The economy is in more a major restructuring to one less based on US consumption. That change will ricochet through the world in unpredictable and disastrous ways. I have gone to 70% cash from 50%. The best days for investing will be ahead of us, I am sure. I see another 50% drop in the S&P. The financial crisis is mostly behind us but the bigger economic crisis is ahead.
What do you make of this deal. Looks like 6-12 Months from now they should be out of the pinks and into some green. As you have stated in the past things don't happen as fast as they would like. Do you still like this one for long term.
Thanks and good luck with your other investments.
I'm working on a long term project in a different area. I expect to start posting again someday, but it will probably include a lot more stuff in the regular market. When I do start posting again, it will probably be without any warning.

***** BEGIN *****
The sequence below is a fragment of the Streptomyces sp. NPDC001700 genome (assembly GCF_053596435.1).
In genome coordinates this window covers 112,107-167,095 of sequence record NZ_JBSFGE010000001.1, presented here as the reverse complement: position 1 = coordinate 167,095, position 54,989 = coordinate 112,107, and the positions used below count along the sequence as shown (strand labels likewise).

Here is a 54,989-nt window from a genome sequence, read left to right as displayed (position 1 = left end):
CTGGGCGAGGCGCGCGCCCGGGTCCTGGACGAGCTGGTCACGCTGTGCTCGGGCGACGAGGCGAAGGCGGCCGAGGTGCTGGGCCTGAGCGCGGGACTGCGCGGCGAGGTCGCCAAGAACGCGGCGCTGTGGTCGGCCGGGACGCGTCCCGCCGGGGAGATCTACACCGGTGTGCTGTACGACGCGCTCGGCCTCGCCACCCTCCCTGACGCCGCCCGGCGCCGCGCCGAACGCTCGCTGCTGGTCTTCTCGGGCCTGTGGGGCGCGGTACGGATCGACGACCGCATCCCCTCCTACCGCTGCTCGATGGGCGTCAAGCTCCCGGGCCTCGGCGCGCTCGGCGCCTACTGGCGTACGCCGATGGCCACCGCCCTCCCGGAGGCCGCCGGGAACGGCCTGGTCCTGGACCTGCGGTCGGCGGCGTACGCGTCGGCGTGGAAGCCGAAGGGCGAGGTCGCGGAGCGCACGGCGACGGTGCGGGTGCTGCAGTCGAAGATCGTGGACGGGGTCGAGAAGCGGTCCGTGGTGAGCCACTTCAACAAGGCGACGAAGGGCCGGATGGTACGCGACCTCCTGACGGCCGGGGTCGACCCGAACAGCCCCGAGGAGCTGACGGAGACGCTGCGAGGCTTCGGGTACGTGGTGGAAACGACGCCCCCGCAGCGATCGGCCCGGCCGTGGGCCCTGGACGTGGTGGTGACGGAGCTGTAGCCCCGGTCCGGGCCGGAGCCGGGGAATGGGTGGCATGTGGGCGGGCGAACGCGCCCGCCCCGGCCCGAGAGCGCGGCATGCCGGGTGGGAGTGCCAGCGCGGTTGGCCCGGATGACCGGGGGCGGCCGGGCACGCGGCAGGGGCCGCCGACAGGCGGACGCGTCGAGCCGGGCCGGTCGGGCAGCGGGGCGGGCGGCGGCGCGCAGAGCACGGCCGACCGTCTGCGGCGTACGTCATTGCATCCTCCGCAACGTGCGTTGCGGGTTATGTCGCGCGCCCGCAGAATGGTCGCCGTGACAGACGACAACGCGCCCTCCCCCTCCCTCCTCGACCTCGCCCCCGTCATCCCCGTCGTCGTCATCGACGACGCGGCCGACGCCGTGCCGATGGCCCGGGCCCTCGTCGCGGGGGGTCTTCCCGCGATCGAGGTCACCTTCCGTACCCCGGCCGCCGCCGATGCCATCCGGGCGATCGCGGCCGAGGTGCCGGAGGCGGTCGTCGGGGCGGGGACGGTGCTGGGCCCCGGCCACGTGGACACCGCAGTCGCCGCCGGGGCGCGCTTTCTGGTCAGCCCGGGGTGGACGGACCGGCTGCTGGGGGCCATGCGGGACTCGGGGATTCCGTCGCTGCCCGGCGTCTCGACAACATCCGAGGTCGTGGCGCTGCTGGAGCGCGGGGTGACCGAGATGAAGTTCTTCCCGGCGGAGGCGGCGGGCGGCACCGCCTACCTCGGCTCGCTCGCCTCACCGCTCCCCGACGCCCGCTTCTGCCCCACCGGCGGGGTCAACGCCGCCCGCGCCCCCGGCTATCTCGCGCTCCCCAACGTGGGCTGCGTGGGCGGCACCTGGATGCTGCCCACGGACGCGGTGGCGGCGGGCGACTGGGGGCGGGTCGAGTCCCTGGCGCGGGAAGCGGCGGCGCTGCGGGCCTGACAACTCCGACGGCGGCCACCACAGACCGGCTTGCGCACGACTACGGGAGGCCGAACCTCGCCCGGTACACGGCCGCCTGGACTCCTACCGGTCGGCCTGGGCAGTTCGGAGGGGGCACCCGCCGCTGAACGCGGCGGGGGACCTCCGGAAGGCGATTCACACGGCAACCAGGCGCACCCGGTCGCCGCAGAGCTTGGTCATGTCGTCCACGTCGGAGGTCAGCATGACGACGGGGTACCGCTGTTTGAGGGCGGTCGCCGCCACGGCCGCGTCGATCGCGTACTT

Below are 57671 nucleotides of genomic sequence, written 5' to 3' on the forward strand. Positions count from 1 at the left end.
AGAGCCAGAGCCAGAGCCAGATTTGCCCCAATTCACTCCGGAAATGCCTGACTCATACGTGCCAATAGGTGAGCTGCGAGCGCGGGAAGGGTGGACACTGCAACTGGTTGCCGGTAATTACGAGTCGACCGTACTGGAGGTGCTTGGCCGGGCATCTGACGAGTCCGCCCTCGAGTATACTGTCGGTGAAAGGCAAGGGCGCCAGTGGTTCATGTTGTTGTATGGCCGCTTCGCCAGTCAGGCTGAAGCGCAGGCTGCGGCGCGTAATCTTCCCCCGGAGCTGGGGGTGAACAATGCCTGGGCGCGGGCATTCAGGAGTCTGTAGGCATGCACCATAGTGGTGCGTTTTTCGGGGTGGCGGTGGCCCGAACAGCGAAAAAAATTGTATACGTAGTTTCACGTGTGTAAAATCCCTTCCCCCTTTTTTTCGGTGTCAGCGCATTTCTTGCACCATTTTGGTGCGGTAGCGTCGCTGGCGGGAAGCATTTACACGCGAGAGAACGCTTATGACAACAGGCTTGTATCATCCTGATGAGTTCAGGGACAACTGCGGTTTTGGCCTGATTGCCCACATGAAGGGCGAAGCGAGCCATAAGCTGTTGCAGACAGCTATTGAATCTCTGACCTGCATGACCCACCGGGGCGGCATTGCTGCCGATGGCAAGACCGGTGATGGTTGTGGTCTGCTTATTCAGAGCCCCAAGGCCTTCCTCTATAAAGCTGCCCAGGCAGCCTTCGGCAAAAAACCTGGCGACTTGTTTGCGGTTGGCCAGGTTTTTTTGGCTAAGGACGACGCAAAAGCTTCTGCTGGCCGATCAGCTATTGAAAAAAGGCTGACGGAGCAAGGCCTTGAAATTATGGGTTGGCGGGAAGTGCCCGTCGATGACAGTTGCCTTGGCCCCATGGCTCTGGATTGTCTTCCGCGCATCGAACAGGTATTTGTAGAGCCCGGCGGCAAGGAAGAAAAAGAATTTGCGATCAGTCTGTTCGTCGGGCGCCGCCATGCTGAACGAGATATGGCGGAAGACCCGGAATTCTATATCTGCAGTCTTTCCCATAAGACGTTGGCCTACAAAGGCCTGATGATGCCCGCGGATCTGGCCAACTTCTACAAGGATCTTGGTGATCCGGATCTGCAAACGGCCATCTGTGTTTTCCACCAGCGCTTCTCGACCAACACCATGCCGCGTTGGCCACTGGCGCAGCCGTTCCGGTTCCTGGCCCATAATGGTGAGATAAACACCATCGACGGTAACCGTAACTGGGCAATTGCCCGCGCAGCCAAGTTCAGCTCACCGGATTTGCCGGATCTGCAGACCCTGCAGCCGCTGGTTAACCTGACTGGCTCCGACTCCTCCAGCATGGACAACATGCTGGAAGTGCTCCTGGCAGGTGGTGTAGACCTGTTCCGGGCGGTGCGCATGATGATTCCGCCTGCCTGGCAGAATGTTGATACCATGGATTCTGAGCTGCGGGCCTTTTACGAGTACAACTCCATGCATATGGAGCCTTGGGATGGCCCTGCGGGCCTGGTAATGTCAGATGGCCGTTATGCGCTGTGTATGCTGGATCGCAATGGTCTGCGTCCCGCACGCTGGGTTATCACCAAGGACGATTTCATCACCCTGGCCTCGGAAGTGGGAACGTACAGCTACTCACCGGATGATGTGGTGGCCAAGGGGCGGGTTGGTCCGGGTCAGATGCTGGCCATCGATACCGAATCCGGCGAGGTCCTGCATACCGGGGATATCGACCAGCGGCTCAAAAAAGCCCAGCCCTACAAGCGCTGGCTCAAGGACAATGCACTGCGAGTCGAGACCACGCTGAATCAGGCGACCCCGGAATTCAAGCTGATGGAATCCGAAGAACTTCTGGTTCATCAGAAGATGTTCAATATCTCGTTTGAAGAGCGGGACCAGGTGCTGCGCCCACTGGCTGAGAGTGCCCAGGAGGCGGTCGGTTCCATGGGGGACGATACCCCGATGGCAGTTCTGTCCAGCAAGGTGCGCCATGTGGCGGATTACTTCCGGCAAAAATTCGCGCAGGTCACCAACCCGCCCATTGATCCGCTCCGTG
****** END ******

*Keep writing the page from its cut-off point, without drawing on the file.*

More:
Buffett says he has no idea what will happen in the market and I believe the same thing to some extent. But I still think the market overall is too expensive and based on a lot of optimism, given the things going on worldwide. There's a huge amount of junk that needs to fall down and flush out of the system.
The actions of the US Federal Government seem fairly reckless. I think the prices of owning businesses needs to factor in the changes that are inevitable. 2 out of 3 branches of government are like an angry bull in a china shop. The US will eventually repair itself, but not without a lot of damage and inefficiency.
I think the case for uranium is stronger than ever especially since these companies are priced so low.